The State Department says it’s losing the information war to ISIS—and is tapping HBO, Snapchat, and a screenwriter with deep CIA connections to help turn things around. The Obama administration is turning to HBO, Snapchat, and a controversial, Oscar-winning screenwriter to help them fight ISIS.
Earlier this year, the State Department convened a group of friends in the U.S. film industry, social media, and premium cable TV to brainstorm ways to counter jihadist propaganda.
The degree to which Washington is transfixed by the power of messaging at the expense of substance is shown by how not only the president but also Hillary are locked in an eternal quest to find perfect "icy stare" or ideal nostril flare that will back down an opponent -- or win an election. So convinced was Bill in the power of acting and theatrics he turned to Steven Spielberg to teach Hillary how to be "likeable".
Hillary Clinton enlisted the help of Steven Spielberg in an attempt to maker her seem more likeable, a new book claims.
The front-runner for the Democratic presidential nomination was urged to seek help by her husband Bill Clinton - and he told her: 'Let’s ask Steven for help,' according to the book, which is called Unlikeable.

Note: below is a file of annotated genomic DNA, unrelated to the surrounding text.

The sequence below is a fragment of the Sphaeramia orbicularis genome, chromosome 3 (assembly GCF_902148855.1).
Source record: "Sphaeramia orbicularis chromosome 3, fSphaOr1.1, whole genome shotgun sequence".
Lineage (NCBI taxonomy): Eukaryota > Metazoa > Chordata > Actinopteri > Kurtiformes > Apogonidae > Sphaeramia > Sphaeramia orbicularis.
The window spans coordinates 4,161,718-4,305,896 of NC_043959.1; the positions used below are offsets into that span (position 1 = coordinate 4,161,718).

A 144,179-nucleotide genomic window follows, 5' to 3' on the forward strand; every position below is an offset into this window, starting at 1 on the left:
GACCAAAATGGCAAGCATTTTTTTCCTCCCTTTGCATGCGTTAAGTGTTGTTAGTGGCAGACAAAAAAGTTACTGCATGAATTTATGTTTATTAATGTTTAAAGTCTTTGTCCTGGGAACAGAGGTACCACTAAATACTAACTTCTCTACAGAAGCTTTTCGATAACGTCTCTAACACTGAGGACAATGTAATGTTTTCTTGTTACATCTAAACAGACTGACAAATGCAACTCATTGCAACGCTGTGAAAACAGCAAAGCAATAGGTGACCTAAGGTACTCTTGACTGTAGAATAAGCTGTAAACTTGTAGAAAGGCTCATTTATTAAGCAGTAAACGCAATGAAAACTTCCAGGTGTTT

So their friend Spielberg provided acting coaches to help Hillary prepare for speeches.
But the sessions came to an abrupt end after Hillary took her frustrations out on a camera and knocked it off its tripod, according to an excerpt of the book published in the New York Post.
Messaging is how the political elites deal with Russia aggression, Chinese hacking, Syria, missing classified emails, dying ambassadors and human rivers of migrants. They speak to shadows in the dark, commanding them back oblivious to the tangible menaces close at hand. It is as if the Western world were trapped in an evil sleep. In that nightmare someone resembling Vladimir Putin is advancing upon a dreamer unable to move. And the dreamer won't wake up. The worst of it is Putin knows we're asleep while the newspapers insist that we're awake.
Never fear: in morning the UN Army will save us.